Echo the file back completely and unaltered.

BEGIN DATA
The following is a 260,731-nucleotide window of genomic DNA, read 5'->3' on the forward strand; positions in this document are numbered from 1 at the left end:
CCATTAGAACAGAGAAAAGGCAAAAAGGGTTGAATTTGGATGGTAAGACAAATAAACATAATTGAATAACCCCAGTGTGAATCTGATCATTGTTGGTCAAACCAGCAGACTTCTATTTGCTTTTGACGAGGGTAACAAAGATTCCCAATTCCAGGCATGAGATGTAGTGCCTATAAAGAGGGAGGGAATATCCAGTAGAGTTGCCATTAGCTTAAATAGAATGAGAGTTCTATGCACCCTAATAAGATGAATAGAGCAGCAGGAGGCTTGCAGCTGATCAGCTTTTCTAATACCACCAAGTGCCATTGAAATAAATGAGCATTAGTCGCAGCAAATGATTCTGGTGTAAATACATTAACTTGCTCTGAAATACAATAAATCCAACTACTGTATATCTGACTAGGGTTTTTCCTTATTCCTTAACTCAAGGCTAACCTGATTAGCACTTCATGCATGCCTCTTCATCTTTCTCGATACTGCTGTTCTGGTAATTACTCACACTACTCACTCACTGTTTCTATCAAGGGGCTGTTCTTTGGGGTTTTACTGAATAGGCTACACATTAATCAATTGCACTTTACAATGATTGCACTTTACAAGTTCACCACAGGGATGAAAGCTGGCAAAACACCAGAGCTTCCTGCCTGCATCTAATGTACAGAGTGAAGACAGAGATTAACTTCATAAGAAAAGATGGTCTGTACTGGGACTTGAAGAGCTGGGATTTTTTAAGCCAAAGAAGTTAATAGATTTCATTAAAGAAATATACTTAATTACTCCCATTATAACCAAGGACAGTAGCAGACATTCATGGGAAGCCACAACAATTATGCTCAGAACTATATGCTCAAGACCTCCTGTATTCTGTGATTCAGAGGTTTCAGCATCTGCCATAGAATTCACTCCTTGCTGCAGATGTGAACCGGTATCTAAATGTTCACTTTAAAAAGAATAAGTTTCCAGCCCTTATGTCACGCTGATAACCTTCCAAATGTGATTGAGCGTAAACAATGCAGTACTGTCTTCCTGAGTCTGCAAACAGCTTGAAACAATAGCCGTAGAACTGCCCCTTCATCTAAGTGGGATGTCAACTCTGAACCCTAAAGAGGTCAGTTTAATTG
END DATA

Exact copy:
The following is a 260,731-nucleotide window of genomic DNA, read 5'->3' on the forward strand; positions in this document are numbered from 1 at the left end:
CCATTAGAACAGAGAAAAGGCAAAAAGGGTTGAATTTGGATGGTAAGACAAATAAACATAATTGAATAACCCCAGTGTGAATCTGATCATTGTTGGTCAAACCAGCAGACTTCTATTTGCTTTTGACGAGGGTAACAAAGATTCCCAATTCCAGGCATGAGATGTAGTGCCTATAAAGAGGGAGGGAATATCCAGTAGAGTTGCCATTAGCTTAAATAGAATGAGAGTTCTATGCACCCTAATAAGATGAATAGAGCAGCAGGAGGCTTGCAGCTGATCAGCTTTTCTAATACCACCAAGTGCCATTGAAATAAATGAGCATTAGTCGCAGCAAATGATTCTGGTGTAAATACATTAACTTGCTCTGAAATACAATAAATCCAACTACTGTATATCTGACTAGGGTTTTTCCTTATTCCTTAACTCAAGGCTAACCTGATTAGCACTTCATGCATGCCTCTTCATCTTTCTCGATACTGCTGTTCTGGTAATTACTCACACTACTCACTCACTGTTTCTATCAAGGGGCTGTTCTTTGGGGTTTTACTGAATAGGCTACACATTAATCAATTGCACTTTACAATGATTGCACTTTACAAGTTCACCACAGGGATGAAAGCTGGCAAAACACCAGAGCTTCCTGCCTGCATCTAATGTACAGAGTGAAGACAGAGATTAACTTCATAAGAAAAGATGGTCTGTACTGGGACTTGAAGAGCTGGGATTTTTTAAGCCAAAGAAGTTAATAGATTTCATTAAAGAAATATACTTAATTACTCCCATTATAACCAAGGACAGTAGCAGACATTCATGGGAAGCCACAACAATTATGCTCAGAACTATATGCTCAAGACCTCCTGTATTCTGTGATTCAGAGGTTTCAGCATCTGCCATAGAATTCACTCCTTGCTGCAGATGTGAACCGGTATCTAAATGTTCACTTTAAAAAGAATAAGTTTCCAGCCCTTATGTCACGCTGATAACCTTCCAAATGTGATTGAGCGTAAACAATGCAGTACTGTCTTCCTGAGTCTGCAAACAGCTTGAAACAATAGCCGTAGAACTGCCCCTTCATCTAAGTGGGATGTCAACTCTGAACCCTAAAGAGGTCAGTTTAATTG